The Republican overhaul of the Dodd-Frank banking law moving toward a House floor vote is a Washington cage fight, with Democrats and Republicans sharply divided. But one section of it seems to meet with widespread approval: regulatory relief for small banks.
Known as community banks for their local focus, these institutions are mother-and-child figures on Capitol Hill, inspiring love and support on both sides of the often miles-wide aisle. There's far-ranging agreement on the need to lighten the government-imposed burden on the smaller lenders.
Last fall, Sen. Elizabeth Warren, D- Massachusetts, one of the finance industry's most fiery detractors, tweeted her support for helping them, saying "she supports targeted relief for small lenders."
"It's unfair to community banks" to impose many of the same strictures that Dodd-Frank loads onto large banks, said Mike Mayo, an independent bank analyst. "They have fewer resources" than the big players.
Whether the small lenders will get what they want is another question. The Dodd-Frank revamp legislation, passed last month by the House Financial Services Committee on a party-line vote, may make it through the GOP-controlled House. But it faces a much tougher test in the Senate, where the Republican majority is not as commanding. And if the measure fails, so will small banks' hopes for a less onerous regulatory load.
To community banks, Dodd-Frank imposes "rigid, inflexible rules" that hinder them from giving local borrowers the money "to purchase or improve a home, or start or grow a small business," wrote Camden Fine, president of the Independent Community Bankers of America, their trade group.
Indeed, a 2014 survey of 200 small lenders by the Mercatus Center at George Mason University showed that higher regulatory compliance costs had prompted 6 percent of them to stop offering home loans. What's more, Mercatus indicated, Dodd-Frank has forced many small lenders into mergers, shrinking consumer choices.
These institutions provide most of the nation's small-business, commercial real estate and agricultural loans, accounting for almost one-quarter of U.S. bank lending, a Harvard Kennedy School study found. Technically, a community bank is one that's local in scope, not affiliated with a major institution and holding between $1 billion and $10 billion in assets, according to the Federal Deposit Insurance Corp.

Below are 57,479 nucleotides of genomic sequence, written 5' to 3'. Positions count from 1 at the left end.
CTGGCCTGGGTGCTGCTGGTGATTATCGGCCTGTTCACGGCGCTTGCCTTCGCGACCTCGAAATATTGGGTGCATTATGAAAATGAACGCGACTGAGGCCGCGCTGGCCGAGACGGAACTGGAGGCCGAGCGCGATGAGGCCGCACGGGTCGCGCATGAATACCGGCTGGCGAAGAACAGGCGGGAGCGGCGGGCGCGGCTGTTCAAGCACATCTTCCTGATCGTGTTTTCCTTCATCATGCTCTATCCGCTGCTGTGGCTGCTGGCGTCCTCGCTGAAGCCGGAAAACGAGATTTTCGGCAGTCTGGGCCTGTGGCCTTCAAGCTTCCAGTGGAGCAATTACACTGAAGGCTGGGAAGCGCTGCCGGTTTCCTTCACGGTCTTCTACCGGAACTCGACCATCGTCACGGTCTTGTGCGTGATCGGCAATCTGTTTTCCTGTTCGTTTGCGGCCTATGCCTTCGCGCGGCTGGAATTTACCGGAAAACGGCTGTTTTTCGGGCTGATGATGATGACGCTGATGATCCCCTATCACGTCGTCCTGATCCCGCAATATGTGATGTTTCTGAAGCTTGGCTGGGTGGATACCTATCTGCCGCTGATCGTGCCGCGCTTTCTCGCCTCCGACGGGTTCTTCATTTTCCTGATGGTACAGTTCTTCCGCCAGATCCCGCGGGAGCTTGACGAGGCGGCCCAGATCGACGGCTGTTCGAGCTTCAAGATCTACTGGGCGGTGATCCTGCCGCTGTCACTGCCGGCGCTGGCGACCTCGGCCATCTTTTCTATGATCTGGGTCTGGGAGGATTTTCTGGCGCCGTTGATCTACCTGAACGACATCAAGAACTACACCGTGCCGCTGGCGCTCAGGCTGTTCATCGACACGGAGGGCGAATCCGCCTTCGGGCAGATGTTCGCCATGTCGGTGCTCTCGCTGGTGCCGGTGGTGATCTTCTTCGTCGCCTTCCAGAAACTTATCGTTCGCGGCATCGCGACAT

The legislation headed for a House vote, called the Financial Choice Act, aims to soften the 2010 financial reform law, passed in the wake of the financial crisis and Great Recession. Republican lawmakers say Dodd-Frank has hindered the nation's economic expansion and the bank lending needed to fuel it.
Crafted by Jeb Hensarling, R-Texas, the committee's chairman, the overhaul bill dismantles key portions of the Obama-era bid to prevent future bank problems from doing the near-crippling harm to the financial system that happened in 2008.
The House bill would let banks opt out of Dodd-Frank if they hold a sufficient amount of cash in reserve, and it would schedule federal stress tests of major banks every other year, instead of annually.
It also would curb the power of the Dodd-Frank-created Consumer Financial Protection Board, which is set up as independent agency not under congressional supervision. For small banks, the CFPB pullback would be a special boon because they have fewer staffers to combat its complaints.
The Hensarling bill also would loosen restrictions on mortgage lending that are harder for community banks to meet, make raising equity capital easier for more of them and reduce the amount of data they need to report. In addition, the measure would repeal the so-called Durbin Amendment, authored by Sen. Dick Durbin, D- Illinois, which caps the fees banks can charge merchants to swipe debit cards.
Even while objecting to many of Hensarling's provisions, Democrats called for paring the bill back to aid solely the smaller lenders. "Focus just on the small banks," said Ed Perlmutter, D-Colorado, during the committee hearing. "We can make those improvements."
Not everyone shares the view that community banks are sanctified establishments that deserve special protection from Dodd-Frank's mandates. The sector's critics point out that far from suffering, small bank earnings rose 10.5 percent in this year's first quarter, by the FDIC's count.
"Dodd-Frank raised compliance costs by only a minimal amount, and small banks have been merging for years before it" was enacted, said Katy Milani, program director at the Roosevelt Institute, a liberal-leaning think tank. "So I have a hard time buying into their narrative."
Real or exaggerated, the woes of small banks may not get addressed if the Dodd-Frank revamp is stymied.